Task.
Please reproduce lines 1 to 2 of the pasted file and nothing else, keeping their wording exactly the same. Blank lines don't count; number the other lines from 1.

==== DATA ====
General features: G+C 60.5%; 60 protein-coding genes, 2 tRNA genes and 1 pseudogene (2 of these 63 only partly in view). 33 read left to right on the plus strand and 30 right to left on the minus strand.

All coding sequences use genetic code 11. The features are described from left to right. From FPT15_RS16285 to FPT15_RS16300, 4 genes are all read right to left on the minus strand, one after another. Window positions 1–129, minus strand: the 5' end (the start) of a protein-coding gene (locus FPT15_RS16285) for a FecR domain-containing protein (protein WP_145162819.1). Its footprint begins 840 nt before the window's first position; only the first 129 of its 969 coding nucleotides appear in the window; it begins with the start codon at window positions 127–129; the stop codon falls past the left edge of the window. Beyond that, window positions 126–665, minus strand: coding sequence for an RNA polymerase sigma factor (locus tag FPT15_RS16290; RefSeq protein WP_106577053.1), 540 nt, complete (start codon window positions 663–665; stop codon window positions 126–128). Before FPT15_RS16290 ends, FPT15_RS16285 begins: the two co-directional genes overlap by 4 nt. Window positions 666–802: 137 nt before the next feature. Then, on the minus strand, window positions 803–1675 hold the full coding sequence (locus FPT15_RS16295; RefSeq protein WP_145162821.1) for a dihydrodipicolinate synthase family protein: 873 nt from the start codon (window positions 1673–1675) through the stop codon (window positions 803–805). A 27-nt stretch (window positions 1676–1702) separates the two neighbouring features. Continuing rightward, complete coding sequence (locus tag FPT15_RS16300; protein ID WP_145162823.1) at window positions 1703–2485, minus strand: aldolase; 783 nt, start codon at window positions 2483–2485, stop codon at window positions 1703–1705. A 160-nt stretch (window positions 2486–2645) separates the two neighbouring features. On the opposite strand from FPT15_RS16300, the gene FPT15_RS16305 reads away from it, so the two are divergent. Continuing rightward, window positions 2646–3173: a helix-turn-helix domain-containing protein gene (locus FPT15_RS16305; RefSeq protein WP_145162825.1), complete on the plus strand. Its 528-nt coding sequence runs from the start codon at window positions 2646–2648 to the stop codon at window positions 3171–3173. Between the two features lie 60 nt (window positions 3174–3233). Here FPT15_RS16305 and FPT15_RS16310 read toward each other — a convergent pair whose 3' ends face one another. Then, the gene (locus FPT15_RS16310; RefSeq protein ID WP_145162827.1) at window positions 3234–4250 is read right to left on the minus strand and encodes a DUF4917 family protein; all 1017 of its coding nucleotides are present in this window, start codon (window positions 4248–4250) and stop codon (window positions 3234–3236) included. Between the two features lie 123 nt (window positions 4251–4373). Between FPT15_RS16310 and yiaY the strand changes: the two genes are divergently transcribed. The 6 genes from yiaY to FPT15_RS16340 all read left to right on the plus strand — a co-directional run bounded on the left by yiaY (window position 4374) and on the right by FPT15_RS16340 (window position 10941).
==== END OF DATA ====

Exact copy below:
General features: G+C 60.5%; 60 protein-coding genes, 2 tRNA genes and 1 pseudogene (2 of these 63 only partly in view). 33 read left to right on the plus strand and 30 right to left on the minus strand.

All coding sequences use genetic code 11. The features are described from left to right. From FPT15_RS16285 to FPT15_RS16300, 4 genes are all read right to left on the minus strand, one after another. Window positions 1–129, minus strand: the 5' end (the start) of a protein-coding gene (locus FPT15_RS16285) for a FecR domain-containing protein (protein WP_145162819.1). Its footprint begins 840 nt before the window's first position; only the first 129 of its 969 coding nucleotides appear in the window; it begins with the start codon at window positions 127–129; the stop codon falls past the left edge of the window. Beyond that, window positions 126–665, minus strand: coding sequence for an RNA polymerase sigma factor (locus tag FPT15_RS16290; RefSeq protein WP_106577053.1), 540 nt, complete (start codon window positions 663–665; stop codon window positions 126–128). Before FPT15_RS16290 ends, FPT15_RS16285 begins: the two co-directional genes overlap by 4 nt. Window positions 666–802: 137 nt before the next feature. Then, on the minus strand, window positions 803–1675 hold the full coding sequence (locus FPT15_RS16295; RefSeq protein WP_145162821.1) for a dihydrodipicolinate synthase family protein: 873 nt from the start codon (window positions 1673–1675) through the stop codon (window positions 803–805). A 27-nt stretch (window positions 1676–1702) separates the two neighbouring features. Continuing rightward, complete coding sequence (locus tag FPT15_RS16300; protein ID WP_145162823.1) at window positions 1703–2485, minus strand: aldolase; 783 nt, start codon at window positions 2483–2485, stop codon at window positions 1703–1705. A 160-nt stretch (window positions 2486–2645) separates the two neighbouring features. On the opposite strand from FPT15_RS16300, the gene FPT15_RS16305 reads away from it, so the two are divergent. Continuing rightward, window positions 2646–3173: a helix-turn-helix domain-containing protein gene (locus FPT15_RS16305; RefSeq protein WP_145162825.1), complete on the plus strand. Its 528-nt coding sequence runs from the start codon at window positions 2646–2648 to the stop codon at window positions 3171–3173. Between the two features lie 60 nt (window positions 3174–3233). Here FPT15_RS16305 and FPT15_RS16310 read toward each other — a convergent pair whose 3' ends face one another. Then, the gene (locus FPT15_RS16310; RefSeq protein ID WP_145162827.1) at window positions 3234–4250 is read right to left on the minus strand and encodes a DUF4917 family protein; all 1017 of its coding nucleotides are present in this window, start codon (window positions 4248–4250) and stop codon (window positions 3234–3236) included. Between the two features lie 123 nt (window positions 4251–4373). Between FPT15_RS16310 and yiaY the strand changes: the two genes are divergently transcribed. The 6 genes from yiaY to FPT15_RS16340 all read left to right on the plus strand — a co-directional run bounded on the left by yiaY (window position 4374) and on the right by FPT15_RS16340 (window position 10941).